Unicode BOM Byte Order Mark Hack

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Some notes on Unicode's Byte Order Mark (BOM) character:

See also:

BOM is a Hack

Note that using BOM as first char to indicate a byte order is a hack. It's the same trick unix does with the Shebang scheme (i.e. first chars in file to be a #!, followed by a program path, to indicate that the text file is a executable program. So you can call commands without using the interpreter first, ⁖ processFile.pl fileName instead of perl processFile.pl fileName).

In both case of BOM and shebang, the first few bytes is used as a indicator for some particular meaning.

Similarly, in {Emacs, Python, Ruby}, if the first line has the form -*- coding: utf-8 -*-, it indicates that the file is UTF-8 encoded. Again, it creates a problem. For example, if a python script uses the shebang but is also UTF-8 encoded, what to put in the first line?

The real solution is a metadata file format. 〔➤ How to View Comments in JPEG, PNG, MP3 files?〕 But of course, hacks are created to solve practical problems at hand. Unix Shebang was there before there's Unicode. And Unicode BOM mark usage came before the exploration of matadata file format standards. Even today, metadata file formats are not widely used or standardized. Different file systems used by different OS may or may not have their own schemes for metadata, to various degrees of usage popularity, but they are usually not portable across file systems. As of today (), vast majority of files do not contain info about what encoding it is.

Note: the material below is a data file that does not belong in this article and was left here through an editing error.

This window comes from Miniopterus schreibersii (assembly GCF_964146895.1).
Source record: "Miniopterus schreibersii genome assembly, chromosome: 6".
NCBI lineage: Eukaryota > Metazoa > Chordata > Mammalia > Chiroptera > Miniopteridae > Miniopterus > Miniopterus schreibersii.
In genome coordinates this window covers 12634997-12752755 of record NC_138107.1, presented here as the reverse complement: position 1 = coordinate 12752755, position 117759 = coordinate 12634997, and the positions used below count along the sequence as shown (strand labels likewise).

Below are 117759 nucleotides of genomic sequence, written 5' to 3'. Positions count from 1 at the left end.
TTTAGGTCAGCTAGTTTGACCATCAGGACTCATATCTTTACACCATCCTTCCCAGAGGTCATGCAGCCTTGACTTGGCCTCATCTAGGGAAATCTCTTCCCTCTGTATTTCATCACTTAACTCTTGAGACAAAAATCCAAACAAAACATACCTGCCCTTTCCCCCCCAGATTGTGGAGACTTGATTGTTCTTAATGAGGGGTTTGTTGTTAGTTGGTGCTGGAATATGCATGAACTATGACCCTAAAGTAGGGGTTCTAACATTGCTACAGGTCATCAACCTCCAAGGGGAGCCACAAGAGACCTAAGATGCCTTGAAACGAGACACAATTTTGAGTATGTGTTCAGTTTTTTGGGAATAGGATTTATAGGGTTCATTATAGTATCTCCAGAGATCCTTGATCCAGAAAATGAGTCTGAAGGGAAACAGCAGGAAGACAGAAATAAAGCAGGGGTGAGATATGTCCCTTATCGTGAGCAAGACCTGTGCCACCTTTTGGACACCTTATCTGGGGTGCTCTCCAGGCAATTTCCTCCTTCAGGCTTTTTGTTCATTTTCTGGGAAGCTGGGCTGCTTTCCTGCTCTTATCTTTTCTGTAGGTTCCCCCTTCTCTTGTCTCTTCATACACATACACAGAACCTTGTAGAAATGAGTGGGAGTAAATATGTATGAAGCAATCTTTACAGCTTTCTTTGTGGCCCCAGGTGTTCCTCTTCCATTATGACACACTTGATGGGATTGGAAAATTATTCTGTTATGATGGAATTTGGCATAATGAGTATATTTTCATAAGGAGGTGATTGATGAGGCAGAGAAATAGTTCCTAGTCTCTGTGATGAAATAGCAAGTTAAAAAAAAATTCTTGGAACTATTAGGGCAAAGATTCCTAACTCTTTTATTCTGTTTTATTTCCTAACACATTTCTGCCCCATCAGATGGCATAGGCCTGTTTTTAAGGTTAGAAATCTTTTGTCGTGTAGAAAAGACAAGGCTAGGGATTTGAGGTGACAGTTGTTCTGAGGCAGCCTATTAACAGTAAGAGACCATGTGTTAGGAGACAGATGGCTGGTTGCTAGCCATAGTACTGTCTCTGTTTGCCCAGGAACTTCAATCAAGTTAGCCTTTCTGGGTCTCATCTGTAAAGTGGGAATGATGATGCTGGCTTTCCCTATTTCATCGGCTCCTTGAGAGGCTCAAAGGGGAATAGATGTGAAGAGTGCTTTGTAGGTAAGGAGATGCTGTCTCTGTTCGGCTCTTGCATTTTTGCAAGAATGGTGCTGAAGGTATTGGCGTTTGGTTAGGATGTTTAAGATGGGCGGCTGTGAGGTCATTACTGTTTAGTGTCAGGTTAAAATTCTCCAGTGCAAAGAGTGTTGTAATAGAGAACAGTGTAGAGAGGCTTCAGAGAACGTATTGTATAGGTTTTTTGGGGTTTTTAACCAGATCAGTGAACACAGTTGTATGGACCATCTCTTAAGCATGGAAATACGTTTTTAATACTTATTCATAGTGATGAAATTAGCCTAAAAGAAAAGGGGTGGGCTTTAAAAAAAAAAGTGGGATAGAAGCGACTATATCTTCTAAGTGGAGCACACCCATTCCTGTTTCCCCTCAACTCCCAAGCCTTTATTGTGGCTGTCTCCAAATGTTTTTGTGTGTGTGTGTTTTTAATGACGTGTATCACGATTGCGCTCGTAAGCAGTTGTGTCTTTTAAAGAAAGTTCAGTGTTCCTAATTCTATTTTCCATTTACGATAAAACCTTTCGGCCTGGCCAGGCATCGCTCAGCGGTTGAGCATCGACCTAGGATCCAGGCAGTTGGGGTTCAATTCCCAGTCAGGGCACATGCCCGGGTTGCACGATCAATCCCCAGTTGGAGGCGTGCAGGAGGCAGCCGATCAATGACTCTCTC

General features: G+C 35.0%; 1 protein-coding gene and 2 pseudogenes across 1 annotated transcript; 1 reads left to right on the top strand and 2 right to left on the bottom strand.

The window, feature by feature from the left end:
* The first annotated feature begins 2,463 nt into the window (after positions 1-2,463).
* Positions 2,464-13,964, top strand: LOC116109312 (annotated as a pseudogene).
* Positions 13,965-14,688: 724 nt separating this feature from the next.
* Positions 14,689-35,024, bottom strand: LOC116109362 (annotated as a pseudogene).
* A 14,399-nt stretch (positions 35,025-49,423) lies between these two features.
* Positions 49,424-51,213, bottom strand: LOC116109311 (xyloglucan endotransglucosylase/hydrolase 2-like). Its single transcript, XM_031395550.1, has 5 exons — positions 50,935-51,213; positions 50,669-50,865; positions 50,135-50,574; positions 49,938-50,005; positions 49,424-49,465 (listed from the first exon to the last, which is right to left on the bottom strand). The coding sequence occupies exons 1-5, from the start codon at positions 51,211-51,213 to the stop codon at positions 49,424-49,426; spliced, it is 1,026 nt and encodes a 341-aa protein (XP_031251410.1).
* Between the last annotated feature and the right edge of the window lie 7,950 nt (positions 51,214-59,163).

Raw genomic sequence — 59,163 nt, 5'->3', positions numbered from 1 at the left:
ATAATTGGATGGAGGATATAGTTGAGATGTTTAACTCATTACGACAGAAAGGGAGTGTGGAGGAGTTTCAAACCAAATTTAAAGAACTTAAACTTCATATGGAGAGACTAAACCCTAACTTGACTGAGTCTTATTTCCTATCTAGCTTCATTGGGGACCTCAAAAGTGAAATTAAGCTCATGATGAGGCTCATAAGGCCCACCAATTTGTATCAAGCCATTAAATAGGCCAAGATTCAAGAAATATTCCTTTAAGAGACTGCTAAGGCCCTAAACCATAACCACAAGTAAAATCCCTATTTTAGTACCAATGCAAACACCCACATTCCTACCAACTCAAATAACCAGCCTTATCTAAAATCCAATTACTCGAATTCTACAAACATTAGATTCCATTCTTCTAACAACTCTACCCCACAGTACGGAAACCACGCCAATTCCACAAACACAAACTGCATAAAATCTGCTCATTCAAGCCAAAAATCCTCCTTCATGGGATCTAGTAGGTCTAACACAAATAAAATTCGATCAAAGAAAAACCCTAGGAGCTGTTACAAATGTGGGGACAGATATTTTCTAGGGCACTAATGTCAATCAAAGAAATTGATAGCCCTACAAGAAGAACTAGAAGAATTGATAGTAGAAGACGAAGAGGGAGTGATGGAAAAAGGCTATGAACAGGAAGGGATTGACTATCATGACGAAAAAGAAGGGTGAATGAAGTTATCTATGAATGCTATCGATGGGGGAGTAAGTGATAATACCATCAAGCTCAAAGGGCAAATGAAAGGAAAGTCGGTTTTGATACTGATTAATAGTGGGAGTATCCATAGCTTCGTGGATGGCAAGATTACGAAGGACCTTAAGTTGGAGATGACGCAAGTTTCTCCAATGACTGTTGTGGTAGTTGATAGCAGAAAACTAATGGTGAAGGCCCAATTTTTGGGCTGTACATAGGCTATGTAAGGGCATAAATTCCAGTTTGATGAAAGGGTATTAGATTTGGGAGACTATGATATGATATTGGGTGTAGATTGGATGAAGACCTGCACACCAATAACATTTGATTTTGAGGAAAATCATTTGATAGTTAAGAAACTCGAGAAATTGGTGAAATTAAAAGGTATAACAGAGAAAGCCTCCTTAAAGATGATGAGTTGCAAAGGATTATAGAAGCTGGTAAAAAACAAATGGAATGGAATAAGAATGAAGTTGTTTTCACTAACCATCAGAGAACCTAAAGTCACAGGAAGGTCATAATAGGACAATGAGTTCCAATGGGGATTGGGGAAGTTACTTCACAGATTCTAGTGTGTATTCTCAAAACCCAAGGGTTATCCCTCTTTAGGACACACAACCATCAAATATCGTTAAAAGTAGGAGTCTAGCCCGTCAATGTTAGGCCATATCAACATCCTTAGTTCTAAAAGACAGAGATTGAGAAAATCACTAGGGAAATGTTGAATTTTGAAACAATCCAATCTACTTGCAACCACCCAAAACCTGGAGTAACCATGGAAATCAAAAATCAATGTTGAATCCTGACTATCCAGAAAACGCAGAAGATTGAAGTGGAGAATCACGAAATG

The word “Endianess” is from: Gulliver's Travels: PART 1, Chapter 4 — A VOYAGE TO LILLIPUT.

see also Annoying Invisible ZERO WIDTH NO-BREAK SPACE Character from Google Plus, Twitter

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